After many years, the tide might finally be turning.
Ever-fattening Formula 1 cars have been in vogue in recent seasons, but now the rule-makers have finally put a limit on single-seaters ballooning further, with the hope that they could reduce in future, similar to other series like Formula E.
For many, the image of the perfect racing car is often something close to a Lotus 25 or an early ’90s F1 offering – compact, nimble, twitchy and agile.
Now though, due to strengthened safety cells, increased aerodynamics and large hybrid power units grand prix machines are relative giants compared to their forebears – and have gotten over 200kg heavier over the last 20 years.
With new rules brought in to limit size and hopefully reverse the fattening of F1 machines, the championship’s chief technical officer Pat Symonds told Motor Sport reducing car size is “something we want to do.”
Larger cars mean space is now at a premium – former jinks round Monaco have turned into processions and ideas of going two-wide through Eau Rouge are now a thing of the past.
Drivers have complained too: Max Verstappen, who has previously described the current heavy F1 machines as “not great” said at last week’s 2023 Miami GP that cars are now too “heavy and stiff” to take different lines at many circuits, limiting overtaking opportunities.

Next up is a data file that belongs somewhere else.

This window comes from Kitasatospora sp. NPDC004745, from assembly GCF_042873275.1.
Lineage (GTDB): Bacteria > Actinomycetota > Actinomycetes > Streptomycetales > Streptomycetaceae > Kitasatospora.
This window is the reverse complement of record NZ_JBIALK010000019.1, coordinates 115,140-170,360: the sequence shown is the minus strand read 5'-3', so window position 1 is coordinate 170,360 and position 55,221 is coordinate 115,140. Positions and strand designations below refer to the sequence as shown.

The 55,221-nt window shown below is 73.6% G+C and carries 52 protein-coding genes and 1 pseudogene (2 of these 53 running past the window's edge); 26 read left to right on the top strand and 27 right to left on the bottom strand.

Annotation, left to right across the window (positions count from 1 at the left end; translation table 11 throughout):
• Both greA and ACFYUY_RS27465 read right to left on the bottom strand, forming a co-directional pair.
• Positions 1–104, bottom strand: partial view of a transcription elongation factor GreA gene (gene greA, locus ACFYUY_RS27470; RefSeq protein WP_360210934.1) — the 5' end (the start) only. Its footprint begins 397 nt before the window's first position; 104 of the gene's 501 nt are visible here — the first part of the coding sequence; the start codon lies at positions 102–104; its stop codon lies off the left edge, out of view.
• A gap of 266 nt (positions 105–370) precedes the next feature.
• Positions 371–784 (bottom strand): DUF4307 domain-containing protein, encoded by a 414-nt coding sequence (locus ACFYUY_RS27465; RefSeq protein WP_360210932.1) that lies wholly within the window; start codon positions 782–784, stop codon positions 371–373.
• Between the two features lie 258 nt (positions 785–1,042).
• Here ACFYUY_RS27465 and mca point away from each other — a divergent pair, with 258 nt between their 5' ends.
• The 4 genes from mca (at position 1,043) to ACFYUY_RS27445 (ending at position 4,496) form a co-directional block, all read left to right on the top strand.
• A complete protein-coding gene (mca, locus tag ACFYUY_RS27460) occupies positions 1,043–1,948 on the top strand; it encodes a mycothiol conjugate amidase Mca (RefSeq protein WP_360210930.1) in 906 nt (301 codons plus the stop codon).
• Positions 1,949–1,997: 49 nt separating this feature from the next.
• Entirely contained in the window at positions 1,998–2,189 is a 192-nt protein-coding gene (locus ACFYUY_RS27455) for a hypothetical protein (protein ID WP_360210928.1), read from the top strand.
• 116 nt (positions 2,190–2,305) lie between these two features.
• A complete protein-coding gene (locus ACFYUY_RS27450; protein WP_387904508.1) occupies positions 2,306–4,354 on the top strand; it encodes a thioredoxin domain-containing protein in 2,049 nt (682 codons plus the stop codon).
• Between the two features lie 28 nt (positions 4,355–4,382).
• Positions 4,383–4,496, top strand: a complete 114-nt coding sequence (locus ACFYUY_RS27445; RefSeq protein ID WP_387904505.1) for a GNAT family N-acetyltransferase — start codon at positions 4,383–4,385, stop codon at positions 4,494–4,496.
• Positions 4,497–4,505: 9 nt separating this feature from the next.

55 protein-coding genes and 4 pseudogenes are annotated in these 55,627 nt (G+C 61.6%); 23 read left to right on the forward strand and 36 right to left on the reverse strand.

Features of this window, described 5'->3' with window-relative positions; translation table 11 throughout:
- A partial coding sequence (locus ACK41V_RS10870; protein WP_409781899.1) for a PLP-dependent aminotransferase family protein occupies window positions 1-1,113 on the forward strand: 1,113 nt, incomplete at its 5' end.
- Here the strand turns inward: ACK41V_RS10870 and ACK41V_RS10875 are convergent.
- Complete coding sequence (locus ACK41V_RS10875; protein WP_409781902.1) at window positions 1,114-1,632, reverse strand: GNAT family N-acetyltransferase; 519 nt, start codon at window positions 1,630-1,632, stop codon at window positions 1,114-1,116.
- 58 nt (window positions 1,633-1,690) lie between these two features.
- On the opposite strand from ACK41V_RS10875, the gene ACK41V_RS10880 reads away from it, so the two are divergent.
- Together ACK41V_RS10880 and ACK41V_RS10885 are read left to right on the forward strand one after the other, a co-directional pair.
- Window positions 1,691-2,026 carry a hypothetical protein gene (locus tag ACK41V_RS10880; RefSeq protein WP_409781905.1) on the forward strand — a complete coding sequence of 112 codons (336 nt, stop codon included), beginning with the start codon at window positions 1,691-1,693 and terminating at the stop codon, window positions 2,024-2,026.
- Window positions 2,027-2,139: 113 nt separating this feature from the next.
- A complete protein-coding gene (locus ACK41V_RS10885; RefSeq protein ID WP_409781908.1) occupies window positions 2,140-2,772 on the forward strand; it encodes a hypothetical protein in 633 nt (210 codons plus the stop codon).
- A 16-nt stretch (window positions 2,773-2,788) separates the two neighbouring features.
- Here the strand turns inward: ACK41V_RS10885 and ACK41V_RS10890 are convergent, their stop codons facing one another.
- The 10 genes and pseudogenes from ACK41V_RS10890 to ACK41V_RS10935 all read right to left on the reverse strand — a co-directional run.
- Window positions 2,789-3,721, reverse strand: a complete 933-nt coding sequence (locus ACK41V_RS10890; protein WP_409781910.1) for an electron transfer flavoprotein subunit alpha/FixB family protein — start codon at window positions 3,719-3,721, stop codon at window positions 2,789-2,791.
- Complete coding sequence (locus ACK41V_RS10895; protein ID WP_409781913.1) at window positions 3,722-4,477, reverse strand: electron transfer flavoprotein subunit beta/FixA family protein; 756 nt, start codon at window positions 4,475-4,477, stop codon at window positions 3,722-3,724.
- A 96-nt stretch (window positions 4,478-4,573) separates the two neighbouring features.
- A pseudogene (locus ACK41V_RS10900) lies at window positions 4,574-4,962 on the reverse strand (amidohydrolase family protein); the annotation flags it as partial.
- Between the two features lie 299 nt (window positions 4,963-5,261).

Lewis Hamilton has had his say also: “I don’t understand why we go heavier when there’s all this talk about being more sustainable – just as the sport is going in that direction.”
Other series are now moving towards smaller and lighter cars, most notably Formula E – with great success so far.
Its Gen3 car, whilst not scoring many marks on the aesthetic front, has a smaller, more agile chassis that has managed to generate some thrilling races, most notably at Monaco: last weekend’s e-prix featured an incredible 116 overtakes, with cars going three-wide at various points on the circuit and Envision driver Nick Cassidy scything through the field from 10th to win.
The chances of a similar spectacle at F1’s race in a few weeks is basically zero, the cars having supersized in comparison…
How big is an F1 car?
F1 cars are currently are a maximum 5.63m in length, 2m wide, 95cm tall and weigh 800kg without the driver. Compare this to the one of ultimate machines of modern F1 design – the Ferrari 640, which raced in 1989 and set up car design for most of the ’90s, and the differences are stark.
Though a similar height, and in fact wider by 13cm, the 640 was significantly shorter than a current F1 machine at 4.4m and weighed just 510kg, making it and cars like it much easier to race, particularly on tighter tracks.
Why are F1 cars so big?
Whilst until this season there has been are no stringent rule on car lengths, what has allowed cars to grow are changing regulations on the overhang of aerodynamic devices – the larger the component, the more aerodynamic grip you can generate.
Front wings now sprawl out ahead of the car whilst rear wings hang out over the back. Whilst for 2022 devices such as bargeboards were outlawed, floors are now becoming ever more elaborate which flicks and attachments to try and regain downforce, again adding to weight.
The current 1.6-litre turbo hybrid F1 engine also hugely adds to the size and weight of the current machines.
As well as the dimensions of the ICU, the battery, regen system and electric motor, the sheer weight of the extra equipment is making cars much bigger and heavier than when they were simply powered by relatively compact V10s, V8s and V6s.